Adventures in DIY: Feminist Fiber Art

 

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Before we were Mortals by Michelle Kingdom (California)

Art has always been a means of expression as well as a tool for change. From protesters wielding decorative posters ablaze with political stances to curated works of art such as Guernica by Pablo Picasso, art has proven to be as much an aesthetic discipline as well as one fueled by the political, social, and economic climate of the moment. This includes the feminist movement. Starting with first-wave feminism and leading up to the present, artwork (particularly fiber arts) has been utilized by women in an activist capacity for years. With similar ideals in mind, Feminist Fiber Art is taking the DIY scene by storm and spearheading feminist activism through crafting.

Starting in the summer of 2015, Iris Nectar, founder and curator of Feminist Fiber Art, curated a pop-up exhibit in Boston to showcase artwork by women artists from all over the world. From this initial exhibition grew a movement.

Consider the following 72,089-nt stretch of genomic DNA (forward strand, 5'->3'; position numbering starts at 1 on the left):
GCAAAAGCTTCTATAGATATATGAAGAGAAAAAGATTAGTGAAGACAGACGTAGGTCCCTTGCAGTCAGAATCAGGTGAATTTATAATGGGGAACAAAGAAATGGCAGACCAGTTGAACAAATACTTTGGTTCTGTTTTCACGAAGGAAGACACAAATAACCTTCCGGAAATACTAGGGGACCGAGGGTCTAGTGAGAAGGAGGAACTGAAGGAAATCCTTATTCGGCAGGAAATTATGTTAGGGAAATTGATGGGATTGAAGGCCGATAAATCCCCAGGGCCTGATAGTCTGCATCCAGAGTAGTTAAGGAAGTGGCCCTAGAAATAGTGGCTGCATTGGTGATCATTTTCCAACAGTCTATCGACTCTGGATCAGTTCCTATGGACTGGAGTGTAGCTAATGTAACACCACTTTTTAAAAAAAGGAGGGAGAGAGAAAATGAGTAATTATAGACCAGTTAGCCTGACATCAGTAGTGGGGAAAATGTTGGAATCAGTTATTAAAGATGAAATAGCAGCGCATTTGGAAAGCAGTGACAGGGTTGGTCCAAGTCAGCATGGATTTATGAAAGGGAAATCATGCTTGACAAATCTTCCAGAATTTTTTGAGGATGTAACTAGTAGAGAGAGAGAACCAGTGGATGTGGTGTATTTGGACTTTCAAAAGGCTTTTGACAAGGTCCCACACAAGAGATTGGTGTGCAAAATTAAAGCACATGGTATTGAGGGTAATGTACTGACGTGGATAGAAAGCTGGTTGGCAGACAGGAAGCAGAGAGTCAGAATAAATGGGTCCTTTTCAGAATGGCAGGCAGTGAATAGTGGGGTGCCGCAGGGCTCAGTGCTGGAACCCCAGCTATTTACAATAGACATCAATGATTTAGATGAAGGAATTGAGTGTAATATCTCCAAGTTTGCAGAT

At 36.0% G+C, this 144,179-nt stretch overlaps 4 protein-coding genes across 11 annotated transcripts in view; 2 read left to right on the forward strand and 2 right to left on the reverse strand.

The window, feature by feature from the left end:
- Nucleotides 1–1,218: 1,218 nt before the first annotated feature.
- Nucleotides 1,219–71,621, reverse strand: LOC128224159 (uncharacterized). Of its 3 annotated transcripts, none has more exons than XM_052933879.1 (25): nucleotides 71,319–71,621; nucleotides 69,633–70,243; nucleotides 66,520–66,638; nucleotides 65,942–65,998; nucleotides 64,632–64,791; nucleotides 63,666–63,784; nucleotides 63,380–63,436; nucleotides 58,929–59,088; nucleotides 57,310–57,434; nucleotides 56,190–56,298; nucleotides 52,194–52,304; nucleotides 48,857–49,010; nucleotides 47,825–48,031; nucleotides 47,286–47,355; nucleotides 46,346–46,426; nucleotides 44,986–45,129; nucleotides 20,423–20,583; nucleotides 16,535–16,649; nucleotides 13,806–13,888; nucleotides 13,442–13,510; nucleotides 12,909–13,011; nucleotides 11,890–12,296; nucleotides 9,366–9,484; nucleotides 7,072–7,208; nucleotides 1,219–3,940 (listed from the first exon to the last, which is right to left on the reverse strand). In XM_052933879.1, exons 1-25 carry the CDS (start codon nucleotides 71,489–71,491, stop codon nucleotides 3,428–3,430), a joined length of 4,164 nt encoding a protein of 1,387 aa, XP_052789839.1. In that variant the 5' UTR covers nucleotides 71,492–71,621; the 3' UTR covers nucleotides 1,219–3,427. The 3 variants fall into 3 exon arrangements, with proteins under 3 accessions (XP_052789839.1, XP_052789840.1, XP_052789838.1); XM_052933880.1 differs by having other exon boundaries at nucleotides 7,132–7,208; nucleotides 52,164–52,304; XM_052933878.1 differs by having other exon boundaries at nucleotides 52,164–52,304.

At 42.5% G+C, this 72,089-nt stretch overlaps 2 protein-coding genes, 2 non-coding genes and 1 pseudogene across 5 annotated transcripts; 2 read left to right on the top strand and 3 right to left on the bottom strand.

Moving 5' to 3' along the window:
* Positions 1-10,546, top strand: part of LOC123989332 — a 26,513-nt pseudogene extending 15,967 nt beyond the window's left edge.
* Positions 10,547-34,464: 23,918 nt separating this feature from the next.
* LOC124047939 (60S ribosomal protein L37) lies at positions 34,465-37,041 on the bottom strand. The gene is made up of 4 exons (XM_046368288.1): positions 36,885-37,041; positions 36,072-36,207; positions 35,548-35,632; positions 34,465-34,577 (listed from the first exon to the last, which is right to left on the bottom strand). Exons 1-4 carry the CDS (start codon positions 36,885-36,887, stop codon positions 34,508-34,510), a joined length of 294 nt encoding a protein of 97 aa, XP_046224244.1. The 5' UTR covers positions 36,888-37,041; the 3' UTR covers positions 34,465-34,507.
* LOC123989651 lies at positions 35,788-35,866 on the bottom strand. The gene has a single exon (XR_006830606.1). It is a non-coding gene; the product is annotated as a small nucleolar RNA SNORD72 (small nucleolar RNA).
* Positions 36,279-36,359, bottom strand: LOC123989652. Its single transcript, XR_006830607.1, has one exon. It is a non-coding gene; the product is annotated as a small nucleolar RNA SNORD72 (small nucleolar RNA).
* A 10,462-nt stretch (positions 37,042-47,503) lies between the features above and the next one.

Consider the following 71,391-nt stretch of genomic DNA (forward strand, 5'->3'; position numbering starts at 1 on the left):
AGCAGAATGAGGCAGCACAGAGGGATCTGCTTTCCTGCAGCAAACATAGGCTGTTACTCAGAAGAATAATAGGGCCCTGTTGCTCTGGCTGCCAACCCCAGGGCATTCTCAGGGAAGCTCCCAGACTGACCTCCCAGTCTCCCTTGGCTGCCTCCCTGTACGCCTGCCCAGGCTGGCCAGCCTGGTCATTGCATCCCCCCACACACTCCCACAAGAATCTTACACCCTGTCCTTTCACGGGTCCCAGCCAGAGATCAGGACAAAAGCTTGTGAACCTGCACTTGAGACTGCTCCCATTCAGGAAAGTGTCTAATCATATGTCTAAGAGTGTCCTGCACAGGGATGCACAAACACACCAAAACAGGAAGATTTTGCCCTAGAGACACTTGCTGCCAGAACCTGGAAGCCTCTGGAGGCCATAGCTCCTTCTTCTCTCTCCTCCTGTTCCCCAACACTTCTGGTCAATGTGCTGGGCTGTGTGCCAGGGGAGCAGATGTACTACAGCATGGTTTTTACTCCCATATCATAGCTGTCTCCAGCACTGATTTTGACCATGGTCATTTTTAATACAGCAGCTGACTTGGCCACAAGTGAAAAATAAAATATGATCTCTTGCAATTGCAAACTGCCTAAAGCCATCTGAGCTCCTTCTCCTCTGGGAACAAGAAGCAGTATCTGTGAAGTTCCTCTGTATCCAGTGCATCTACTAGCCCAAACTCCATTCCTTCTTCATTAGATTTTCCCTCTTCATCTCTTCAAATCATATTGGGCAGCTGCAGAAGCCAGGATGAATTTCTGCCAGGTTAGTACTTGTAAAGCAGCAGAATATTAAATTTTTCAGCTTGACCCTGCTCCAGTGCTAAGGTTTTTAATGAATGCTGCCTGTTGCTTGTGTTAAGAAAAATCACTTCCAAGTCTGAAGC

Having studied art history at Boston University with a minor in arts leadership and a concentration in African art, Iris wanted to stay connected with the arts while forgoing graduate school. With her knowledge and talent, Feminist Fiber Art has evolved to a community that fosters creativity, expression, intersectionality, and inclusivity, and has managed to install exhibits in multiple cities including Rochester, N.Y., New York, Seattle, Wash., and Boston, with plans to extend to Los Angeles, Calif., on May 27 and Toronto, Ontario, Canada, in early August 2017.

Iris argues that fiber arts should hold no difference in importance to that of “fine art.” Having grown up doing cross stitch with her mother and eventually graduating to running a crafting blog, Iris says, “my love of the medium grew with each new post.”

This community engagement project includes all individuals from any background, ethnicity, or gender expression. Their goal focuses on creating a sense of unity and collaboration in the community while also nurturing the individual through the therapeutic process of crafting. Their website provides information and resources on the history of feminism, activism, and crafting as well as ways to get involved in their many projects.

If you are interested in purchasing artwork, submitting your own, or attending a show, Feminist Fiber Art can be accessed at feministfiberart.com or on Instagram and Twitter @feministfiberart and @feministfibrart, respectively. They have also recently opened a gofundme campaign with the goal of taking the exhibit global.

–Shannon Cahill

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